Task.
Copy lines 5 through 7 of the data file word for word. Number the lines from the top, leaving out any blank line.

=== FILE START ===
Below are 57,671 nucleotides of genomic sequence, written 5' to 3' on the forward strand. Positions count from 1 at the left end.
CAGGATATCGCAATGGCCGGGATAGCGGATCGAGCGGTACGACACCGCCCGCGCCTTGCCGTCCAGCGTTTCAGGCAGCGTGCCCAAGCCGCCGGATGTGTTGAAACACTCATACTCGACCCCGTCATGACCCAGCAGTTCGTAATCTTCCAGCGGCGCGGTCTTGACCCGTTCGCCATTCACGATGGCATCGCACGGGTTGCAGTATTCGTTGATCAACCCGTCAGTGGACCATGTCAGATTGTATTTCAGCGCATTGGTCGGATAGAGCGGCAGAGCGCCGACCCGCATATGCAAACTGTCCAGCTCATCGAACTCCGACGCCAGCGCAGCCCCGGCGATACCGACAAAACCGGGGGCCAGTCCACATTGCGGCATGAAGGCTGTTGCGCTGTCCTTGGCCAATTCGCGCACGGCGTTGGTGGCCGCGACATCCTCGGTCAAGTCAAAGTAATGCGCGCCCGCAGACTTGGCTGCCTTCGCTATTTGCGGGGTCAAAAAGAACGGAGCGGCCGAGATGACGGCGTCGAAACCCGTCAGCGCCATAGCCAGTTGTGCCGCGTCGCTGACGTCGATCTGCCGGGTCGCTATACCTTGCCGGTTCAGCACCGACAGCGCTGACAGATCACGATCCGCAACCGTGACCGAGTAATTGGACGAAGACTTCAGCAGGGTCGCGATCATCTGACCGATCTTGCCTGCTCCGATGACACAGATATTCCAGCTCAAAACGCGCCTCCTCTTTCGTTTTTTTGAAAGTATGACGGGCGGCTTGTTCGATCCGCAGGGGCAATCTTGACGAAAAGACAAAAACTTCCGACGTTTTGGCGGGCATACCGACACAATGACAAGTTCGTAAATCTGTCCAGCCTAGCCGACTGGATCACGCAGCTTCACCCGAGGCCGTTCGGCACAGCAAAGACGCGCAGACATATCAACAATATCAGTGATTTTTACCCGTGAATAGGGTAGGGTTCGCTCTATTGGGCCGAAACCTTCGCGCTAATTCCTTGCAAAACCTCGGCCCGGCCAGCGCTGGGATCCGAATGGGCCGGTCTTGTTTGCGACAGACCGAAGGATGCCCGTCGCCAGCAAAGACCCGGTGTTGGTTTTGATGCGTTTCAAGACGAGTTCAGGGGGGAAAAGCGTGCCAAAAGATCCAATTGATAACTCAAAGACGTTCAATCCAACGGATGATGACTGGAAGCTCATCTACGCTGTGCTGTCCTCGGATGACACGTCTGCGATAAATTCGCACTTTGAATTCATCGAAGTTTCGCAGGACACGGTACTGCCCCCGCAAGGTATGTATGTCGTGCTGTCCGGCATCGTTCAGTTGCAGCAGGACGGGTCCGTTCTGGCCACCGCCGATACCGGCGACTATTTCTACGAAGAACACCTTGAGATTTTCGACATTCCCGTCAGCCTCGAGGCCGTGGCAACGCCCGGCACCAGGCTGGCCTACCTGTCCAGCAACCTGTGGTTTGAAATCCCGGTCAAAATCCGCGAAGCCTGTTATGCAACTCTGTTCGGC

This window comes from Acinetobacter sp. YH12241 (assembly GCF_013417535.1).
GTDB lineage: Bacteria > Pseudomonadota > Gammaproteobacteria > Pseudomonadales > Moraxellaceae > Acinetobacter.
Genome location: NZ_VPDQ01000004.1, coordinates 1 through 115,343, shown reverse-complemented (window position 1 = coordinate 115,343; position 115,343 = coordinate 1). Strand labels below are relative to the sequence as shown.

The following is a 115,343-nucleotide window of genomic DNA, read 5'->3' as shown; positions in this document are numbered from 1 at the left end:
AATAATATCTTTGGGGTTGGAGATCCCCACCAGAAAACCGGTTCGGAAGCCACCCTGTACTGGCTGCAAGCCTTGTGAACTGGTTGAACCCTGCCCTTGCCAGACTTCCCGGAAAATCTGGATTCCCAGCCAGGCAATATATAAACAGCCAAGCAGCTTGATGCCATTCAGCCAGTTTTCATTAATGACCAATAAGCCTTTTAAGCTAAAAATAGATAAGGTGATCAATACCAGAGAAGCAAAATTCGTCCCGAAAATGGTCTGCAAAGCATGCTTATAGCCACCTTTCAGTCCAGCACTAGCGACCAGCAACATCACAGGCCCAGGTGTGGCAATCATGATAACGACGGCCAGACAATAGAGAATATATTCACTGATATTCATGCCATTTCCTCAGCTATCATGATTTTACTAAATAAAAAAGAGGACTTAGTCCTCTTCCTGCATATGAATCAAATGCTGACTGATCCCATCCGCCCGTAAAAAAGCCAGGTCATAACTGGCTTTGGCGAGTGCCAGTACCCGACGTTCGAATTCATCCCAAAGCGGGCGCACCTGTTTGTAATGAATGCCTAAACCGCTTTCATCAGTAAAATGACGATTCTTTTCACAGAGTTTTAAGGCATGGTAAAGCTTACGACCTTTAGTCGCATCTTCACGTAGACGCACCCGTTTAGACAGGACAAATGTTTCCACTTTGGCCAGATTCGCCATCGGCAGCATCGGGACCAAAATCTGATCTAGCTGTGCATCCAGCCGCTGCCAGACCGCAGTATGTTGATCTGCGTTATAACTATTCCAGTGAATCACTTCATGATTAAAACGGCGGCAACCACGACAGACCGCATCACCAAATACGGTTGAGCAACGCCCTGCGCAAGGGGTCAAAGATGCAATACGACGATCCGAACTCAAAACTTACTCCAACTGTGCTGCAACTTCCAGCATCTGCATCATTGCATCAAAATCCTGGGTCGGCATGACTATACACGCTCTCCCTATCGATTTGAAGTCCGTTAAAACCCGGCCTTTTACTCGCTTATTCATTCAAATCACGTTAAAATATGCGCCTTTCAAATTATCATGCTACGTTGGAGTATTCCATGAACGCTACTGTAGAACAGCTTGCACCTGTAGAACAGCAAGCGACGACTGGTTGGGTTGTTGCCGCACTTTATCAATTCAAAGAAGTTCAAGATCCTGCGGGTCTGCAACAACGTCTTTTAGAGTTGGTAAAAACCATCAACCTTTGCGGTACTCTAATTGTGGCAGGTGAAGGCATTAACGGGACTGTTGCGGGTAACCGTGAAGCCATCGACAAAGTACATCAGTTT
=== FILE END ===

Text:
Genome location: NZ_VPDQ01000004.1, coordinates 1 through 115,343, shown reverse-complemented (window position 1 = coordinate 115,343; position 115,343 = coordinate 1). Strand labels below are relative to the sequence as shown.

The following is a 115,343-nucleotide window of genomic DNA, read 5'->3' as shown; positions in this document are numbered from 1 at the left end:
AATAATATCTTTGGGGTTGGAGATCCCCACCAGAAAACCGGTTCGGAAGCCACCCTGTACTGGCTGCAAGCCTTGTGAACTGGTTGAACCCTGCCCTTGCCAGACTTCCCGGAAAATCTGGATTCCCAGCCAGGCAATATATAAACAGCCAAGCAGCTTGATGCCATTCAGCCAGTTTTCATTAATGACCAATAAGCCTTTTAAGCTAAAAATAGATAAGGTGATCAATACCAGAGAAGCAAAATTCGTCCCGAAAATGGTCTGCAAAGCATGCTTATAGCCACCTTTCAGTCCAGCACTAGCGACCAGCAACATCACAGGCCCAGGTGTGGCAATCATGATAACGACGGCCAGACAATAGAGAATATATTCACTGATATTCATGCCATTTCCTCAGCTATCATGATTTTACTAAATAAAAAAGAGGACTTAGTCCTCTTCCTGCATATGAATCAAATGCTGACTGATCCCATCCGCCCGTAAAAAAGCCAGGTCATAACTGGCTTTGGCGAGTGCCAGTACCCGACGTTCGAATTCATCCCAAAGCGGGCGCACCTGTTTGTAATGAATGCCTAAACCGCTTTCATCAGTAAAATGACGATTCTTTTCACAGAGTTTTAAGGCATGGTAAAGCTTACGACCTTTAGTCGCATCTTCACGTAGACGCACCCGTTTAGACAGGACAAATGTTTCCACTTTGGCCAGATTCGCCATCGGCAGCATCGGGACCAAAATCTGATCTAGCTGTGCATCCAGCCGCTGCCAGACCGCAGTATGTTGATCTGCGTTATAACTATTCCAGTGAATCACTTCATGATTAAAACGGCGGCAACCACGACAGACCGCATCACCAAATACGGTTGAGCAACGCCCTGCGCAAGGGGTCAAAGATGCAATACGACGATCCGAACTCAAAACTTACTCCAACTGTGCTGCAACTTCCAGCATCTGCATCATTGCATCAAAATCCTGGGTCGGCATGACTATACACGCTCTCCCTATCGATTTGAAGTCCGTTAAAACCCGGCCTTTTACTCGCTTATTCATTCAAATCACGTTAAAATATGCGCCTTTCAAATTATCATGCTACGTTGGAGTATTCCATGAACGCTACTGTAGAACAGCTTGCACCTGTAGAACAGCAAGCGACGACTGGTTGGGTTGTTGCCGCACTTTATCAATTCAAAGAAGTTCAAGATCCTGCGGGTCTGCAACAACGTCTTTTAGAGTTGGTAAAAACCATCAACCTTTGCGGTACTCTAATTGTGGCAGGTGAAGGCATTAACGGGACTGTTGCGGGTAACCGTGAAGCCATCGACAAAGTACATCAGTTT